The protection of employees and their families’ welfare should be the number one priority for all employers. Ensuring the health and safety of all workers also improves productivity in the workplace as fewer employees will be injured or fall ill. Should an employee be injured or harmed by an employer not upholding the act, they may face hefty fines or imprisonment if found guilty. Health and safety inspections happen randomly and are there to ensure that employers enforce workplace health and safety measures. Failing to adhere to the Act or not passing the inspection could result in your business temporarily closing until the correct procedures have been enforced.
How Can Employers Ensure a Safe Work Environment:
The Occupational Health & Safety Act requires employers to take responsibility for providing a safe working environment to their employees. Employers must evaluate working areas and conduct risk assessments and inspections to ensure safety measures or being adhered to. The Act also directs employers to provide preventative health and safety measures and reactive solutions in the event of an incident.
Informing Your Employees:
It is vital to explain the Occupational Health & Safety Act to employees to ensure they thoroughly understand the potential risks and hazards that may be present in the workplace. It is the employer’s responsibility to provide knowledge about OHS Act and the security measures in place to their employees. Uninformed employees won’t know what procedures to follow or the role they need to play to ensure a safe work environment for all. Not communicating this with your employees could result in failed inspections, fines, or even harm to workers or the environment.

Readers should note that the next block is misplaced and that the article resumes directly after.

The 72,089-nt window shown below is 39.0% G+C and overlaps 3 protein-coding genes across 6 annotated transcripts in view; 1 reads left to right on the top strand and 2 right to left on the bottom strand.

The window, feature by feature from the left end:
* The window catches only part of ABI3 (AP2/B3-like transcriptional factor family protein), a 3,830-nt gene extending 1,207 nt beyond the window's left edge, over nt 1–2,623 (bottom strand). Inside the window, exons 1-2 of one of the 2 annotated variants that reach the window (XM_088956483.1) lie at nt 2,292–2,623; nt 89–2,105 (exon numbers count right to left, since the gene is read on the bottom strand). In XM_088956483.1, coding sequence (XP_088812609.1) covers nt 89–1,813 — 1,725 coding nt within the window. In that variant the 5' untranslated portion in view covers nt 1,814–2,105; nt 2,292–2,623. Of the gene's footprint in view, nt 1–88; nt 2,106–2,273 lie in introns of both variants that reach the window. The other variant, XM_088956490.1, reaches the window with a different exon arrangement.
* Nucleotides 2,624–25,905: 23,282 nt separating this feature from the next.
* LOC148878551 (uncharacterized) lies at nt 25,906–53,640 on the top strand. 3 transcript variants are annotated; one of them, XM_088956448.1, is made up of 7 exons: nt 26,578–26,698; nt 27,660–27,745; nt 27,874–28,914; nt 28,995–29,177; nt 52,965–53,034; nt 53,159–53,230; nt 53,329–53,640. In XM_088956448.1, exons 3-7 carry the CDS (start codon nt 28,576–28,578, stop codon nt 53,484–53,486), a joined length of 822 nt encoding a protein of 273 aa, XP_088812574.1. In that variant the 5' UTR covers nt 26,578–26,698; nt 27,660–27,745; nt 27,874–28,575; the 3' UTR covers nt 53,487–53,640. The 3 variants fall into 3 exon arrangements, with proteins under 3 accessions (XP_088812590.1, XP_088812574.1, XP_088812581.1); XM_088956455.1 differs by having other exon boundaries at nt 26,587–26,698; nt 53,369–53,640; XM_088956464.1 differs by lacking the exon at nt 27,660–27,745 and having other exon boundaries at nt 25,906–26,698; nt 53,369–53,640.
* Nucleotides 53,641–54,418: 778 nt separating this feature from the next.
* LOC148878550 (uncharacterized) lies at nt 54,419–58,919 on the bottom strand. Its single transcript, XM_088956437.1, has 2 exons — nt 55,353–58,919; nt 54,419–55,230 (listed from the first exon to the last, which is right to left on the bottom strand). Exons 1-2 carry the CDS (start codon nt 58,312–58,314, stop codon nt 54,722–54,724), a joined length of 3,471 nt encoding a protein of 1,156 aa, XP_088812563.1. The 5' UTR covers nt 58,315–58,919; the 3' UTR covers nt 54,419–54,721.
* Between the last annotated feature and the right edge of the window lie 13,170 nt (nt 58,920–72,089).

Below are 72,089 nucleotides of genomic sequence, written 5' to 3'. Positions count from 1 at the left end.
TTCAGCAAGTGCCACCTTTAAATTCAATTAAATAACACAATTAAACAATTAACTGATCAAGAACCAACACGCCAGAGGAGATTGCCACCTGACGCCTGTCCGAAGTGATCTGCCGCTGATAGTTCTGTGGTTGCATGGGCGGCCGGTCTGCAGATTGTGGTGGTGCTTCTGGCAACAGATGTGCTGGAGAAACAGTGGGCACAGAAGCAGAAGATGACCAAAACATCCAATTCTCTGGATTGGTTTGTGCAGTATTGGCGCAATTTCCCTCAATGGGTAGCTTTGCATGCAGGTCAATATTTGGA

Report Incidents or Accidents:
It is the employer’s duty to notify the Department of Labour if an employee becomes injured or falls ill. Any high-risk incidents that could be detrimental to employees, people in the area or the environment (such as chemical spills or fires), should also be reported. An investigation will be conducted to investigate the incident and to decide whether the employer and employees had followed the regulations stipulated in the OHS Act. If it is concluded that negligence and not following the proper procedures were the cause of the incident, the employer or employee will be held responsible for their actions.
How Can Employees Ensure a Safe Work Environment:
Employees are responsible for their own health and safety and should follow the procedures and systems put in place for maximum protection. It is also their responsibility to report malfunctioning systems or other employees who may not be following the regulations. The OHS Act provides four basic rights for employees:
- The right to participate in health and safety regulations
- The right to know the health and safety hazards in the workplace
- The right to refuse work if health and safety procedures aren’t in place
- The right to raise OHS concerns with no retaliation
In Conclusion, the Occupational Health and Safety Act was put in place to protect all those who are present in the workplace and it is the responsibility of all to implement and follow the correct procedures for maximum welfare. Not following the regulations provided in the OHS Act could result in damage to an employee’s well-being or the environment around your premises.